THIS coronavirus is no small problem. Today the FTSE 100 index fell in minutes more than 8 per cent. By the loopy logic of capitalism — which values enterprises not by the contribution they make to the productive economy but by the value which capitalists place on their shares — billions were wiped of their “value.”
Already business commentators are calling it Black Monday. Among their wailing we hear that this is the worst day for confidence in capitalism since the last (2008) crisis of the financial system.
The consequences of that crisis is that we have suffered more than a decade of austerity as our tax money has been used to bail out the banks while wages have stood still and public spending has slumped. Another is that the finance ministers and central banks of the capitalist world have used up almost all the measures in reserve to stimulate economic performance when the inevitable cyclical crises of their system come along.
Oil prices have fallen in the biggest single drop since the 1991 Gulf War. Deutsche Bank fell 12 per cent and French banks, German car manufacturers, oil and mining stocks plummeted. Exxon Mobil and Chevron stocks fell by more than 14 per cent.
It is a global crisis with markets well down in Japan and Australia. Even the normally robust Chinese and Hong Kong indexes registered falls.
Market opinion has it that anxieties over the coronavirus are the key factor influencing the oil crisis as Russia and Saudi Arabia slug it out in an oil price war.
This coronavirus crisis is threatening the self-confidence of people whose sense of their place in the world hangs on the stability of the capitalist system.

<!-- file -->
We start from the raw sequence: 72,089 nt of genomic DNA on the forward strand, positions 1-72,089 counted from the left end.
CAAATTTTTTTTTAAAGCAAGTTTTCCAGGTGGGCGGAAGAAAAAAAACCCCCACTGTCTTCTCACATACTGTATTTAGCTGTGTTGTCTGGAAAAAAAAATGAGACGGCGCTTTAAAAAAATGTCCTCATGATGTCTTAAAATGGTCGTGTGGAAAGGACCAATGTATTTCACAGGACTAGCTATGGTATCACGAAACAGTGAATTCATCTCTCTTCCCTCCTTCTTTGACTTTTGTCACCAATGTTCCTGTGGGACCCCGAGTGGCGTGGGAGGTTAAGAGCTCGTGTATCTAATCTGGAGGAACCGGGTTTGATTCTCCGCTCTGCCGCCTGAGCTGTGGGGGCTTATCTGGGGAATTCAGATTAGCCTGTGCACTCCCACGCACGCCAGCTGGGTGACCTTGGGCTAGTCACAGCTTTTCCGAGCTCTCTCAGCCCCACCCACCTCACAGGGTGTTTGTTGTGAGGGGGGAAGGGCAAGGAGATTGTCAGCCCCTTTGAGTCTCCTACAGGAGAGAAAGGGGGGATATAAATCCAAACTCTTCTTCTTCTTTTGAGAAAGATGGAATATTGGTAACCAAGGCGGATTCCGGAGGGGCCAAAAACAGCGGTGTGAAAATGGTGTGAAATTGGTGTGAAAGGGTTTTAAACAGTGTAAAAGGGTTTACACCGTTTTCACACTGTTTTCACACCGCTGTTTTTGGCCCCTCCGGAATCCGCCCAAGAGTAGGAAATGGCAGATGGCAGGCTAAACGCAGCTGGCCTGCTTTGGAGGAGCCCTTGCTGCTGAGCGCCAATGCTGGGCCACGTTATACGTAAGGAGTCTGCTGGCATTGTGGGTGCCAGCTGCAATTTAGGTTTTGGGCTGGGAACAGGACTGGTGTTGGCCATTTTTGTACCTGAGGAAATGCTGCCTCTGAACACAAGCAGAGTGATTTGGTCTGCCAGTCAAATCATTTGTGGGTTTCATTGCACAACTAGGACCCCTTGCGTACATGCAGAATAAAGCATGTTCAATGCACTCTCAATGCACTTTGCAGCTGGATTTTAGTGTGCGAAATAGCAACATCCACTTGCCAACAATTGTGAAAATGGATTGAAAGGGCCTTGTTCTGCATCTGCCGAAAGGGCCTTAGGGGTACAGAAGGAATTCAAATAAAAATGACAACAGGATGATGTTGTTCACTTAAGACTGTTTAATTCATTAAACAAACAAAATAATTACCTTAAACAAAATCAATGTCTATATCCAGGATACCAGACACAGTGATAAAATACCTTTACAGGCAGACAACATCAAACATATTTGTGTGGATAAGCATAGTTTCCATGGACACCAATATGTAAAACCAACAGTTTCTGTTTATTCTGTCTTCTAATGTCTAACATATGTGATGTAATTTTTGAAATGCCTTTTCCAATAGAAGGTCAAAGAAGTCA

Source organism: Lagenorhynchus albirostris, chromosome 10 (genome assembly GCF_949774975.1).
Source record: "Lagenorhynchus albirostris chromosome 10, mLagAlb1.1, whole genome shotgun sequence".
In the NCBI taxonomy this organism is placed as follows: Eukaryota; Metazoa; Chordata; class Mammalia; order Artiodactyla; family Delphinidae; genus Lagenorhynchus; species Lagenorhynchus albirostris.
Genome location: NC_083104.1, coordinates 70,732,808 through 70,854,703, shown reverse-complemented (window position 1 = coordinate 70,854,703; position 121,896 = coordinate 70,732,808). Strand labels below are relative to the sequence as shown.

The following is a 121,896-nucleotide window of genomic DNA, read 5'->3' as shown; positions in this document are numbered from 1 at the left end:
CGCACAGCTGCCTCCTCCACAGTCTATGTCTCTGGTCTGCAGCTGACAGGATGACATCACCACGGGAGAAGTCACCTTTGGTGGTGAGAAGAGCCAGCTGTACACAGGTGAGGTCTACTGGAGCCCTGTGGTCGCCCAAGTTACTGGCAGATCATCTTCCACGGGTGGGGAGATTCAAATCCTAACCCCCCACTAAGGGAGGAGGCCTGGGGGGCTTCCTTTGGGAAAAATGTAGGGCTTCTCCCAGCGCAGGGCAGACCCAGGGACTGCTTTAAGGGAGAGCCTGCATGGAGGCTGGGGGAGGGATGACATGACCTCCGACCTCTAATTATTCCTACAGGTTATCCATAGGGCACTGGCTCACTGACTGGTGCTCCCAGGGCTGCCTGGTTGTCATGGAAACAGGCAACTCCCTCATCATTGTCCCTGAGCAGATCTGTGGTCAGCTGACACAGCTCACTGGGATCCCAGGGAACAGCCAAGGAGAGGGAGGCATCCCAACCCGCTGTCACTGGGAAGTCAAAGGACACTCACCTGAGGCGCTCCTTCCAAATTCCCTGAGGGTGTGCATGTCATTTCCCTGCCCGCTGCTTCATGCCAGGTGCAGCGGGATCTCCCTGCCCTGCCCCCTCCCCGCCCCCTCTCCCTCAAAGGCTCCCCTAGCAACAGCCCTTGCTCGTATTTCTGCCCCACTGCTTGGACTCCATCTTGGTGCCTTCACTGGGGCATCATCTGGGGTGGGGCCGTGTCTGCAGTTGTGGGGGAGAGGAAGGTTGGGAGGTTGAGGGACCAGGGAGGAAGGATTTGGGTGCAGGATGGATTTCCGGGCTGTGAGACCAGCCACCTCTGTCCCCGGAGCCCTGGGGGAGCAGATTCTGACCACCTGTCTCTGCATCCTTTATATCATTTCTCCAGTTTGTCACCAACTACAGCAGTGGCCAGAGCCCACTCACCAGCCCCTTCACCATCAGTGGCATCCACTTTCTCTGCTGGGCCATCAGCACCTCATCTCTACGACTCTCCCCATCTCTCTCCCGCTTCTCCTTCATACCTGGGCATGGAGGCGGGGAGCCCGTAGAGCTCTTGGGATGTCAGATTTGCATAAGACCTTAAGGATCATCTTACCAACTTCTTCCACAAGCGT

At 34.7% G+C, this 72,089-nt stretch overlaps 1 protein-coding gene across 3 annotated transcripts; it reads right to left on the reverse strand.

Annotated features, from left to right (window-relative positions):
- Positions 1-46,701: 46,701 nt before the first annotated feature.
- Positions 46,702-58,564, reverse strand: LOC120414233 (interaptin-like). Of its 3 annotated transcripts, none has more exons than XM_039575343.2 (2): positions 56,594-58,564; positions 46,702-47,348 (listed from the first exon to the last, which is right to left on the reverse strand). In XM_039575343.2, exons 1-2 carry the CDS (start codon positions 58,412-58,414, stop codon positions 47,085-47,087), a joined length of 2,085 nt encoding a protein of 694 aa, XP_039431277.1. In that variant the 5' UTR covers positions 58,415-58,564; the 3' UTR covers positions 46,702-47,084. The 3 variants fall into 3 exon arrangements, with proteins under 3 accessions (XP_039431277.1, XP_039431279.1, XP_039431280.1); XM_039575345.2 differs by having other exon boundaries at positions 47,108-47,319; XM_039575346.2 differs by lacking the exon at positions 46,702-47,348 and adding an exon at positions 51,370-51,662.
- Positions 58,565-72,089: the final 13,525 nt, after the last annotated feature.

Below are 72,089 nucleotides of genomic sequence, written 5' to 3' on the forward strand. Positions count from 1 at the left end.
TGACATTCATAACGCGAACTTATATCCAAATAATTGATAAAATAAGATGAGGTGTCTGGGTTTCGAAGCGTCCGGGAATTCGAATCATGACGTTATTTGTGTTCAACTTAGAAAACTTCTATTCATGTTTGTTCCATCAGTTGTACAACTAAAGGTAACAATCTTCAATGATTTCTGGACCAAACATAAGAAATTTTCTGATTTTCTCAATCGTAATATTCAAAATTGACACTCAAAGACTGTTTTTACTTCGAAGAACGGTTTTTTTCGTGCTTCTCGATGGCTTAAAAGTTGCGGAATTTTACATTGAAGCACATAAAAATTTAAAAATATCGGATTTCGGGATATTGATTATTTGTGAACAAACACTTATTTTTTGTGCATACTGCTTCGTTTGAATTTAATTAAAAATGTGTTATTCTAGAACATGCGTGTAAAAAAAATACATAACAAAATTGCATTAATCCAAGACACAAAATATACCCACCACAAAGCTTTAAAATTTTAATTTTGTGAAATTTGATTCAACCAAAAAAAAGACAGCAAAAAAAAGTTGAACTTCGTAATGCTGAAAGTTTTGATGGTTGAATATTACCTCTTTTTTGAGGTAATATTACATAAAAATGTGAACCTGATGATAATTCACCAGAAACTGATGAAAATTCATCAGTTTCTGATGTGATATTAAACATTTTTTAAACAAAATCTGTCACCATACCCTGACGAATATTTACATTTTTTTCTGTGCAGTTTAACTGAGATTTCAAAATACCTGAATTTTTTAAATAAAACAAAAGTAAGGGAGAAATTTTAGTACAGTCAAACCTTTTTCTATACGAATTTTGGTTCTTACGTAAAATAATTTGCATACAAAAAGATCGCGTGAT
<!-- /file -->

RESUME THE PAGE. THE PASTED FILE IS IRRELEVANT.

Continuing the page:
With military chiefs and state functionaries falling victim to the virus, even the dumbest politician begins to understand that it is best to let the scientists and medics do the talking and make the policies.
In the dumb politician stakes Britain normally runs a close second to the United States — but our newly minted Chancellor of the Exchequer is displaying a fair measure of ideological flexibility in suggesting that the government’s fiscal rules might be bent to fund a proportionate response to the looming health crisis. This alone shows that austerity was a political choice and not an economic necessity, although for the successive governments of our country the latter usually determines the former.
Italy, where a fortnight ago the coronavirus crisis seemed roughly equivalent to where Britain is today, the infection rate has shot up with a quarter of the country’s population subject to very severe measures to restrict movement and contain infection. The Italian government has appealed to the EU to suspend the Stability Pact to allow a major uptick in public spending to deal with the crisis.
Much attention is on Chinese efforts to deal with the epidemic. Chinese infection levels have stabilised and it is rare that we see such a graphic illustration of how a centralised and planned economy and an effective state apparatus can mobilise its citizenry to such powerful effect.
The credibility of the Johnson government rests on its response to the coronavirus crisis.
Whether a part-privatised and resource-starved NHS has the capacity in the short term to respond sufficiently to the necessary cash infusions and whether the state is able to deploy other measures sufficient to contain the spread of the infection will powerfully influence the fate of this administration.
Whether it does or doesn’t, the question that will stir the minds of millions is whether or not the system itself needs changing and not simply the government.
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